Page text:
Social self-advancement in Washington is “pretty much just about influence and money,” says author Dirk Wittenborn. He would know — the screenwriter and his niece, Jazz Johnson, just penned The Social Climber’s Bible, a satirical take on the “art” of getting ahead.
“We realized how much the rules have changed and how much things socially really are different,” Johnson says, “There are a certain set of rules that can no longer be found in Emily Post.”
In the nation’s capital, the Johnson & Johnson heiress says, a successful social climber has to know all the power players: “Everybody’s already in the game of knowing who’s who, and knowing the lineup, and knowing the big names.”
Eating at the right see-and-be-seen restaurants with the right people is also crucial.
“It doesn’t really matter if you have the influence,” Wittenborn explains, “it’s if people think you’re best friends with someone.”
Compared to other cities, such as New York, social climbing can be done on the cheap in D.C., say the co-authors.
“You can have lunch with a congressman or senator for not very much money. It’s a lot easier than getting the head of Goldman Sachs to sit down with you,” Wittenborn, the producer behind the film “Born Rich,” says.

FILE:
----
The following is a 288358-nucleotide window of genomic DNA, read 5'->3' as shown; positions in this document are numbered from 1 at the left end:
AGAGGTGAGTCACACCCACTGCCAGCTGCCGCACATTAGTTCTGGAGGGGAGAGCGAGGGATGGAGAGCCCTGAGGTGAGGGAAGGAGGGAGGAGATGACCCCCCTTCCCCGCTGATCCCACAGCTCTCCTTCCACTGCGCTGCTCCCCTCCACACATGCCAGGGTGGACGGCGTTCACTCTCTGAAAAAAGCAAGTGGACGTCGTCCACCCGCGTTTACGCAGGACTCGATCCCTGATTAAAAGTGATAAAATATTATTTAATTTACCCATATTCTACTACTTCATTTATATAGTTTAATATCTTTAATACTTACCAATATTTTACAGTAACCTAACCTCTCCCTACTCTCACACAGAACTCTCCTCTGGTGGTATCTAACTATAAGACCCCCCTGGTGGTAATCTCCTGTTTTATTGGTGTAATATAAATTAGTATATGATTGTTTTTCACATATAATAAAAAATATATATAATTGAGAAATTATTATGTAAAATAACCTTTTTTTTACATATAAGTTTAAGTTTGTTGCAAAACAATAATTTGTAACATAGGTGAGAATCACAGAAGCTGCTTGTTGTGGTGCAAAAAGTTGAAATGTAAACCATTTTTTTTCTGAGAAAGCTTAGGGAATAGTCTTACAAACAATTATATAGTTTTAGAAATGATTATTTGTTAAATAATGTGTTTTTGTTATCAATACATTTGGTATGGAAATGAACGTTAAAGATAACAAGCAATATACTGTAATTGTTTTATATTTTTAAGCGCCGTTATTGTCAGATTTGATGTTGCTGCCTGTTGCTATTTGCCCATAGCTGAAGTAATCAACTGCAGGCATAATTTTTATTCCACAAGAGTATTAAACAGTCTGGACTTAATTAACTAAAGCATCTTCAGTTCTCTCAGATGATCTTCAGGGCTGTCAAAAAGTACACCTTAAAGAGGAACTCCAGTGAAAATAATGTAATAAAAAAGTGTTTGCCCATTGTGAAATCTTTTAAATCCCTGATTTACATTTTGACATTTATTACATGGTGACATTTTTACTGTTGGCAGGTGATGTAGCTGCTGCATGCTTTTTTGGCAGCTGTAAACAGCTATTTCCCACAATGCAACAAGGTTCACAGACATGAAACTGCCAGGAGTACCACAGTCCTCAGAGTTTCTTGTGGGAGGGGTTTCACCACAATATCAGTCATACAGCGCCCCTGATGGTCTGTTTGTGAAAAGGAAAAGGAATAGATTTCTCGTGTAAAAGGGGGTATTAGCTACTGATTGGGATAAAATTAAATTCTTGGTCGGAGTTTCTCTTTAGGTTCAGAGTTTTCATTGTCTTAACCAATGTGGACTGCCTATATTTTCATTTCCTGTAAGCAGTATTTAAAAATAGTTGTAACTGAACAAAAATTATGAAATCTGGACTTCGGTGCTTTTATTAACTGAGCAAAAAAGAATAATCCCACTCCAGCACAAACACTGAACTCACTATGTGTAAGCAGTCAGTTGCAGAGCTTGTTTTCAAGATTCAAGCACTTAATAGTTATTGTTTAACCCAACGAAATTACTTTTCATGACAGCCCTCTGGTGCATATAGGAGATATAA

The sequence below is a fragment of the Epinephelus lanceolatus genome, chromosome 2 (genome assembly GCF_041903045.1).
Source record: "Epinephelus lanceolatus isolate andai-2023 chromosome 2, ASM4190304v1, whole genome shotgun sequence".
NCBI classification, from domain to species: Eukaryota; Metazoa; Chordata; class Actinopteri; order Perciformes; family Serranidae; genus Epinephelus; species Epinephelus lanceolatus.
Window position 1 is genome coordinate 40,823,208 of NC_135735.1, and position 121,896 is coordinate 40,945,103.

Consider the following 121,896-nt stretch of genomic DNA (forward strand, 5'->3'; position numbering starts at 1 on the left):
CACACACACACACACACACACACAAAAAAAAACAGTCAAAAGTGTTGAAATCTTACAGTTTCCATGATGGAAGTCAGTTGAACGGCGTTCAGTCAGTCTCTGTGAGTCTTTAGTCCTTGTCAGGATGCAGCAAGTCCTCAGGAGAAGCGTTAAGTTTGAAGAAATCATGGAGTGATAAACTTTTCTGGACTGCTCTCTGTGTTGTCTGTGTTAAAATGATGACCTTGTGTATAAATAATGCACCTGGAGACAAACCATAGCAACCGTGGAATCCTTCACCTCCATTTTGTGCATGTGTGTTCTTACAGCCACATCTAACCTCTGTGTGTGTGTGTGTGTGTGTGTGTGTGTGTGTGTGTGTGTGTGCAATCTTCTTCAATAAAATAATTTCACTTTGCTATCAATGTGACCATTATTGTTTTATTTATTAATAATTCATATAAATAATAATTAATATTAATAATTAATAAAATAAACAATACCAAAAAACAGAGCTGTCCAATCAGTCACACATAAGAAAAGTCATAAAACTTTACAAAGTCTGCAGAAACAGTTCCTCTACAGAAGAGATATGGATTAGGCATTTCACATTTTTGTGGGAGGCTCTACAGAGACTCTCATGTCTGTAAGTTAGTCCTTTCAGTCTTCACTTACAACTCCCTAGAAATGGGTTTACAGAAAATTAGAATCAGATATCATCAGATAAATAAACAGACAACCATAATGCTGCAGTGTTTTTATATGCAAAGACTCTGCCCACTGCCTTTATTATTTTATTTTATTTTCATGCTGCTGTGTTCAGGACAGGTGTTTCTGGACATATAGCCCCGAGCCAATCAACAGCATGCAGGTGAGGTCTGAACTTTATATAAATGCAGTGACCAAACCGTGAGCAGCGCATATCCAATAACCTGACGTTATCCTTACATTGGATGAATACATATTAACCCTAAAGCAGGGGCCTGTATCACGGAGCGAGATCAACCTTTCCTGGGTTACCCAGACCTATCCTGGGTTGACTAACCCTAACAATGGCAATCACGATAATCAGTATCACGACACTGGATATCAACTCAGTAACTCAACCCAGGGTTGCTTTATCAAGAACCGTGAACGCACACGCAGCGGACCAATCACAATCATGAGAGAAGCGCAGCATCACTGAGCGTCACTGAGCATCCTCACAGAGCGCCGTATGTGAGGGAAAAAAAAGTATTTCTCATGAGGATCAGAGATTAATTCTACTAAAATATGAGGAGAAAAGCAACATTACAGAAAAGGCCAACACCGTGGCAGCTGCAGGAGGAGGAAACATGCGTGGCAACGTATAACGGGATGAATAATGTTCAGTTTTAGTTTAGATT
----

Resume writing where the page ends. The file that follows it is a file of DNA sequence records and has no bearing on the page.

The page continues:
There are even ways to save money as someone is climbing the ladder: “I’ve heard of one nameless mountaineer that’s so after the bargain that she just buys one ticket, and she has her husband wait in the car, and she goes to the event,” exclaims Wittenborn. “And I thought, my God, I only wish that the rest of our government was so thrifty!”
The pair of scribes are divulging a few other tips for becoming kings and queens of the social scene: “Honesty is rarely the best policy and is often hurtful;” “One should never appear a gold digger, especially if they are one;” and “Always kiss all four of your host or hostess’ cheeks: Flattery will get you everywhere.”
Wittenborn says for Washingtonians and the rest of the country, social climbing is simply in our blood: “We are a country of immigrants, and people came here to escape tyrannical political power or a class system. People have come to America to climb the ladder. So you could say social climbing is democracy in action and part of the democratic process of our republic.”
Johnson, an avid equestrian, adds that she’s hoping readers of her tongue-in-cheek Bible are able to laugh at themselves, “Our intention isn’t to make social climbers more paranoid or worried about others’ judgments. It’s to kind of call it what it is.”
“All great politicians are great social climbers,” Wittenborn declares. Johnson calls it a “requirement of the job,” saying political candidates have a “higher, more perfected level of social ease than the average person.”
But, she says, “Let’s face it, everyone to a certain extent is a social climber.”
Originally published on TheHill.com